## Description

Question 1: We have an orthographic view volume that is defined by the following 6 planes:

near plane: n=-2; far plane f=-6; left plane l=-2; right plane r=6; top plan t=4; bottom plan b=-4.

We need to transform this orthographic view volume to canonical view volume, which is the cube

[-1,1]×[-1,1]×[-1,1]. Compute the projection matrix from the orthographic view volume to the

canonical view volume. (2 points) (Hint: read page 41 of Lecture 7)

Question 2: We assume a basic perspective projection as illustrated in the following figure.

Here a 3D point P(xv, yv, zv) in the view space is projected onto the image plane P(xs, ys). We

know that the focal distance d=10.

a. We know the coordinate of a point in the view space is (100, 20, 20). What is the

coordinate of this point in the image plane? (2 points)

b. We know the coordinate of a point in the image plane is (20, 10). Can we uniquely

determine its corresponding 3D point’s coordinate in the view space? (1 point)

Question 3: You wish to use compositing operations to perform a stencil operation. You have a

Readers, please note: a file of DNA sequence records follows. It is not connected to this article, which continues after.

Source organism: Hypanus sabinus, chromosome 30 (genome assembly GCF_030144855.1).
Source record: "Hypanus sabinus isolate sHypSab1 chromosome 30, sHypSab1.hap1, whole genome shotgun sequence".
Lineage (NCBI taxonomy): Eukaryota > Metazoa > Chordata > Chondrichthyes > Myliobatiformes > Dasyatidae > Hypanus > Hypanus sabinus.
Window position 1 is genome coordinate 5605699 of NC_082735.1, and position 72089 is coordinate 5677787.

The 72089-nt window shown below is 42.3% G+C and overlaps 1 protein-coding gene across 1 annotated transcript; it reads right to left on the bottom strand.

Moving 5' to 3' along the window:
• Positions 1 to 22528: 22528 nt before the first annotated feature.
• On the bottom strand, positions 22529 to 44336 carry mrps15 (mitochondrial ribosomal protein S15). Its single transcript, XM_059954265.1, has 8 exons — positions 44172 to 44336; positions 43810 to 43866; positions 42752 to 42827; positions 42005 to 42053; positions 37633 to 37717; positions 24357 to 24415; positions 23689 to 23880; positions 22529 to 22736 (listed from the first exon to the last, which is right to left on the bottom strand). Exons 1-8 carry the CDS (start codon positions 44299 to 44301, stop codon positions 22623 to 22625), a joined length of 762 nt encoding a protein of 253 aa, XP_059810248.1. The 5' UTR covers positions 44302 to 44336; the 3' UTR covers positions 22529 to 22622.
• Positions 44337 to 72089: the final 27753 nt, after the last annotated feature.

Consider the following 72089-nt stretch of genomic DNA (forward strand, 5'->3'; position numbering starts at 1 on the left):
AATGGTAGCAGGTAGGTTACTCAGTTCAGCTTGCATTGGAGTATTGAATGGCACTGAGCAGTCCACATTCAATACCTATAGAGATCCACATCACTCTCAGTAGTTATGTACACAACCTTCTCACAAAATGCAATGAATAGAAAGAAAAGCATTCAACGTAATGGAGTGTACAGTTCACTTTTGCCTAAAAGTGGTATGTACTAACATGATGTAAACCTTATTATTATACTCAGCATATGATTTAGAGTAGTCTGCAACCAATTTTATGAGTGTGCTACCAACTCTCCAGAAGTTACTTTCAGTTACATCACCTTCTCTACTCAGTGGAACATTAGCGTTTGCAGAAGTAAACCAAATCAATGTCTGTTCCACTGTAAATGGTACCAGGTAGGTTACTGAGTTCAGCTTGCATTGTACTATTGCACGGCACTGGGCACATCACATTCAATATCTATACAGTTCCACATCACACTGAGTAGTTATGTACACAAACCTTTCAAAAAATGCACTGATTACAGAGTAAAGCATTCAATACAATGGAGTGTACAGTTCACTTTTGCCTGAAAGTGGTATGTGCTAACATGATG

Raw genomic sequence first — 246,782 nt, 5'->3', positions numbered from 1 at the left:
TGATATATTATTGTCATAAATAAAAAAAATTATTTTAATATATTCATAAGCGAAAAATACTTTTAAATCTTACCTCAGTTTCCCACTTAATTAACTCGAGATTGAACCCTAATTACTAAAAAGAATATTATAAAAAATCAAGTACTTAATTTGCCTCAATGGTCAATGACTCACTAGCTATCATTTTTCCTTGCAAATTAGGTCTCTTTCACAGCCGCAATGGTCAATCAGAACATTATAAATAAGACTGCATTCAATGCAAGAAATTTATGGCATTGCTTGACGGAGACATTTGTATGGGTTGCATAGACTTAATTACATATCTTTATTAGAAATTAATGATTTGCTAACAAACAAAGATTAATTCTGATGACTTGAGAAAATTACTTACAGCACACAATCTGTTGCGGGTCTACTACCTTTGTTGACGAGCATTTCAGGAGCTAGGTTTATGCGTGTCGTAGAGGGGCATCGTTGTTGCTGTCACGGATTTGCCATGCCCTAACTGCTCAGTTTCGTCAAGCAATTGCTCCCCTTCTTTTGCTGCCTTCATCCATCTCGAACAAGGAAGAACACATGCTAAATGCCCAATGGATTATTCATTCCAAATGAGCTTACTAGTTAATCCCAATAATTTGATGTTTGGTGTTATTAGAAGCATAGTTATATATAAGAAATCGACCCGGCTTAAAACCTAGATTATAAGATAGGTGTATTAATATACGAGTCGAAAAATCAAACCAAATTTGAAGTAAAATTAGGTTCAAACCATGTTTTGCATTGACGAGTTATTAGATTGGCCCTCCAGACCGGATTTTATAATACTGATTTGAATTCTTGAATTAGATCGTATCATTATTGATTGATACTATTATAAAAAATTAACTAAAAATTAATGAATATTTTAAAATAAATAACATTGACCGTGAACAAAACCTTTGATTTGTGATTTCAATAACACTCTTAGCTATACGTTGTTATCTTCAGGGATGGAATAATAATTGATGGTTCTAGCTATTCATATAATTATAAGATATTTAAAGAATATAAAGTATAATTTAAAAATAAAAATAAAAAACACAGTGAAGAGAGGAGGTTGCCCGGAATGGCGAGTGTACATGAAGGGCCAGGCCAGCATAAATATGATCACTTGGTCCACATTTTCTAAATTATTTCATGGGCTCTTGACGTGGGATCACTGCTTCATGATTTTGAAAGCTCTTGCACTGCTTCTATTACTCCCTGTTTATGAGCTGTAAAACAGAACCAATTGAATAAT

foreground image, f, which you wish to place into a background image, b, only at places where a

stencil mask, s, has a particular α value.

For example, of the foreground image is all white with α = 1, the background is all red with α = 1

and the stencil has holes for a word, inserting the foreground into the background would result in

a white word on a red background. Assume that the α value in the stencil is 1 in the holes and 0

elsewhere. You plan to use two compositing operations to combine the images, with the form

(f op1 s) op2 b, where brackets indicate precedence. Which compositing operations would you use

for op1 and op2? (2 points) (Hint: this is a challenging question. A brute-force way to solve this

problem is to try different combinations of the compositing operators. In this way, you will

prepare yourself well for the midterm on this topic. There is a more creative way to solve this

problem easier. )

Question 4: It takes 3 pairs of point correspondences to determine a 2D affine transformation

shown as follows:

[

𝑢

𝑣

1

] = [

𝑎 𝑏 𝑐

𝑑 𝑒 𝑓

0 0 1

][

𝑥

𝑦

1

]

We know that [1, 1] is transformed to [√3+1

2

,

√3−1

2

], [0, 0] is transformed to [1, -1], and [1, 0] is

transformed into [

√3+2

2

,

−1

2

].

Compute the values for the unknowns a, b, c, d, e, and f. (Hint: you can set up two linear

equations for each pair of points, so eventually you get six linear equations. You can verify

whether you get the right answers or not by use your answers to form the affine transformation

matrix, and transform each (x, y) to its corresponding (u, v). ) (3 points)